Entrepreneur Rob Cleveland, BA ’91, believes the “craft movement” is here to stay.
But he’s not looking to join the throng of craft brewers, a crowded industry segment that has virtually exploded in recent years.
Instead, Cleveland has opted for spirits. On Dec. 5, 2016, he celebrated the one-year anniversary of his Ann Arbor Distilling Co., tipping his glass to the date Prohibition was repealed in 1933.
The boutique distillery is nestled in a little neighborhood on Ann Arbor’s west side. Its craft distillers tap into Michigan’s diverse and bountiful supply of crops to produce unique, flavored spirits. Think raspberries, apples, and more, not to mention a “great water table” here in the state.
That could help secure the label’s early niche in a small, but growing, craft spirits movement. In late 2016 the American Craft Spirits Assn. identified more than 1,315 craft spirits producers in the U.S.
A down-to-earth guy with an easy demeanor, Cleveland explains his vision for Ann Arbor Distilling Co.: “We are bringing spirits back into the equation that actually taste like something.”
Community in a glass
Cleveland is managing director of the distillery, and has owned the building that houses Ann Arbor Distilling Co. since 2007. He also has another company right next door — Icon Interactive — a digital marketing agency that serves as his “day job.”
“Basically this space just felt almost right away like a distillery,” he says. “I mean it was once a grain mill. I started to do a little research, and one thing led to another.”
The craft spirits Ann Arbor Distilling Co. is producing — bourbon, gin, rum, rye whiskey, vodka, and a specialty spirit, Spaulding’s Coffee Liqueur (which has an intensely pure coffee kick) — carry the label Water Hill and are described as “grain to glass.”
“Not a story everyone can tell,” says Cleveland.
From harvest to happy hour
The grain-to-glass concept accurately describes the method to this distillery’s madness. Every craft spirit starts with handpicked corn, wheat, or rye (the grain) sourced from local farms. The distillers manage the process — a meticulous one — until the liquid becomes libation.
“We’re very hands-on,” Cleveland says. “The big differentiator is that we taste our spirits all along the way, as opposed to just tasting the end product. We have an opportunity to make adjustments where the big guys don’t have a chance to intervene.”
Classical guitarist John Britton is one of three distillers manning the impressive 650-liter copper and stainless steel still sitting majestically in the middle of this circa-1910 former grain factory. He describes what he does as “the art of boiling water.” When asked how he became a distiller, he makes this connection: “It’s a natural progression from music to distillation. Music can be very fleeting. As soon as you hit a note it’s gone, whereas distillation is creating a very tangible thing.”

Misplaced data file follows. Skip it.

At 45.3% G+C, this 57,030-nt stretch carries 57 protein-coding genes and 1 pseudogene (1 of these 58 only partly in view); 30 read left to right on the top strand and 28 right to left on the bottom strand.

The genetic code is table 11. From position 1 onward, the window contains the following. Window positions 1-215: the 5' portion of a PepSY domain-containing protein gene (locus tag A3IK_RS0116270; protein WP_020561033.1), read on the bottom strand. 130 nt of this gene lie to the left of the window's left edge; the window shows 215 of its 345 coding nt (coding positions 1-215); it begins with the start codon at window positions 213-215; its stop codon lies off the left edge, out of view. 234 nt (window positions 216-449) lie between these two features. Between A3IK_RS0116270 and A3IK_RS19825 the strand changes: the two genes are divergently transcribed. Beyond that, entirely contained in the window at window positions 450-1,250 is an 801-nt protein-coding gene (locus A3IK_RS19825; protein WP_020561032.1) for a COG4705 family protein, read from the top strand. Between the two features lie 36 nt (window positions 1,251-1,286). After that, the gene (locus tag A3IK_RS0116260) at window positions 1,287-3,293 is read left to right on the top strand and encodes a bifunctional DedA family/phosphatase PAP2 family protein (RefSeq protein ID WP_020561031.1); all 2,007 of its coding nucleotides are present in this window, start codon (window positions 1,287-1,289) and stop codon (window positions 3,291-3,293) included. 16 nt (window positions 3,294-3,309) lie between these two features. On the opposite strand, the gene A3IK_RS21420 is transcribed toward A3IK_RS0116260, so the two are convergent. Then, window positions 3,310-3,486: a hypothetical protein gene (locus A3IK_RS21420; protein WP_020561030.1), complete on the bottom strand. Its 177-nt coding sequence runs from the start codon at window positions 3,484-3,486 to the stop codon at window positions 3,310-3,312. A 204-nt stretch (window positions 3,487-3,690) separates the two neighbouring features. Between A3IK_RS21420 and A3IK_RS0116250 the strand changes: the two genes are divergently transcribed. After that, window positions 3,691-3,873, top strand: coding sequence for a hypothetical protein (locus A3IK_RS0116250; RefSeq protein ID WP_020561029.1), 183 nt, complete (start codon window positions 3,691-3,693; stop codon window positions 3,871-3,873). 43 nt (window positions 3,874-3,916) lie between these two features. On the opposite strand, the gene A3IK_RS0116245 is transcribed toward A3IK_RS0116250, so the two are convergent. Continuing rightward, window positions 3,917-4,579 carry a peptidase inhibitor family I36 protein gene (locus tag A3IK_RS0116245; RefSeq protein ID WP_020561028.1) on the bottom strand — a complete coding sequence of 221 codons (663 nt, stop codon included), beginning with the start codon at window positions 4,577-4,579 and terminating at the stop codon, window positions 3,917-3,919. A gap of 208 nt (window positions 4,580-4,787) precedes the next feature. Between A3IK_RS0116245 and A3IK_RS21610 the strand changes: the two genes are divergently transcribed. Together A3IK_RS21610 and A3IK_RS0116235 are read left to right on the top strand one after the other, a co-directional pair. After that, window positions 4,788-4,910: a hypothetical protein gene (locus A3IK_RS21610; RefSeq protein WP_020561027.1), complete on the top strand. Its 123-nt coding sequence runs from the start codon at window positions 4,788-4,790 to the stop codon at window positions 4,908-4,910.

It’s all about the experience
A visit to Ann Arbor Distilling Co. isn’t exactly like having a drink at a bar. Nor is it like purchasing a craft spirit from a specialty store. This warm, inviting spot is more akin to an artist’s studio.
“Consumers are really taken by locally sourced product,” Cleveland says. “They like to see what’s being made, to go where it’s being made, and to meet the people who are making it.”
There’s the collective experience of the Tasting Room, an intimate, inclusive gathering spot with a lively bar and tables inside, and a small patio outdoors. A window from the bar invites visitors to view the “production facility” — the monumental still framed by 100-year-old architecture — almost like looking in on a restaurant kitchen, seeing the chefs at work.
Let’s toast to that
The wooden bar in the Tasting Room is itself grounded in community, designed and built by Urban Ashes. The Saline, Mich.-based company fashions picture frames, handmade goods, furniture, and other items out of reclaimed urban wood. The operation deepens its rehabilitation mission by training and employing former inmates and marginalized youth.
Ann Arbor Distilling Co. also supports the community by featuring neighborhood restaurant startups, including food trucks that serve gourmet hotdogs, grilled cheese sandwiches, and more. Cleveland is excited about those ties.
“It gives us a chance to showcase some of the cool things that other people are doing,” Cleveland says. “For example, Matteo Melosi was in the process of opening up his own barbecue place [Westside Barbecue at Madison and Main]. For weeks beforehand, he was able to show people, ‘Hey, this is my brisket, and oh, by the way, I’m opening up a shop.’”
Despite the popularity of the Tasting Room, Cleveland says with a wry smile, “This is not a bar that happens to have an adjacent production facility. This is a production facility that happens to have an adjacent bar. It is first and foremost a distillery, and that means we have a lot of very basic business metrics we’re trying to achieve.”
(Top image courtesy of Ann Arbor Distilling Co.)